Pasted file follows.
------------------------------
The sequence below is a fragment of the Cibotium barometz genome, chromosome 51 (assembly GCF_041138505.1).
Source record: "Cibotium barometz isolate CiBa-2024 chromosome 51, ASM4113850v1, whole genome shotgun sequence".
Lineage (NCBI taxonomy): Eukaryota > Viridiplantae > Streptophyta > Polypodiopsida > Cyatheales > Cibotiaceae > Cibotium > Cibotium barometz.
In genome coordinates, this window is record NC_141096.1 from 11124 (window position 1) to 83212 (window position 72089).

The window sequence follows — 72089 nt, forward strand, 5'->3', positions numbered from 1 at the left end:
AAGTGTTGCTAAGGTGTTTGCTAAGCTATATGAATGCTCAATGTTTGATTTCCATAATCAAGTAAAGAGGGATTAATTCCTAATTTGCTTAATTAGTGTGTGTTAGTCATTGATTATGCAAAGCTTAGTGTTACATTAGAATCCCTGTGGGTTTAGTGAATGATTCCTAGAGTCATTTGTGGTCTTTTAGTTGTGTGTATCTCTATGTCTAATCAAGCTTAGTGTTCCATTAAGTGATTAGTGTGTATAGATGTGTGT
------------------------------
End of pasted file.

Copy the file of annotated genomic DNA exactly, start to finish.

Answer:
The sequence below is a fragment of the Cibotium barometz genome, chromosome 51 (assembly GCF_041138505.1).
Source record: "Cibotium barometz isolate CiBa-2024 chromosome 51, ASM4113850v1, whole genome shotgun sequence".
Lineage (NCBI taxonomy): Eukaryota > Viridiplantae > Streptophyta > Polypodiopsida > Cyatheales > Cibotiaceae > Cibotium > Cibotium barometz.
In genome coordinates, this window is record NC_141096.1 from 11124 (window position 1) to 83212 (window position 72089).

The window sequence follows — 72089 nt, forward strand, 5'->3', positions numbered from 1 at the left end:
AAGTGTTGCTAAGGTGTTTGCTAAGCTATATGAATGCTCAATGTTTGATTTCCATAATCAAGTAAAGAGGGATTAATTCCTAATTTGCTTAATTAGTGTGTGTTAGTCATTGATTATGCAAAGCTTAGTGTTACATTAGAATCCCTGTGGGTTTAGTGAATGATTCCTAGAGTCATTTGTGGTCTTTTAGTTGTGTGTATCTCTATGTCTAATCAAGCTTAGTGTTCCATTAAGTGATTAGTGTGTATAGATGTGTGT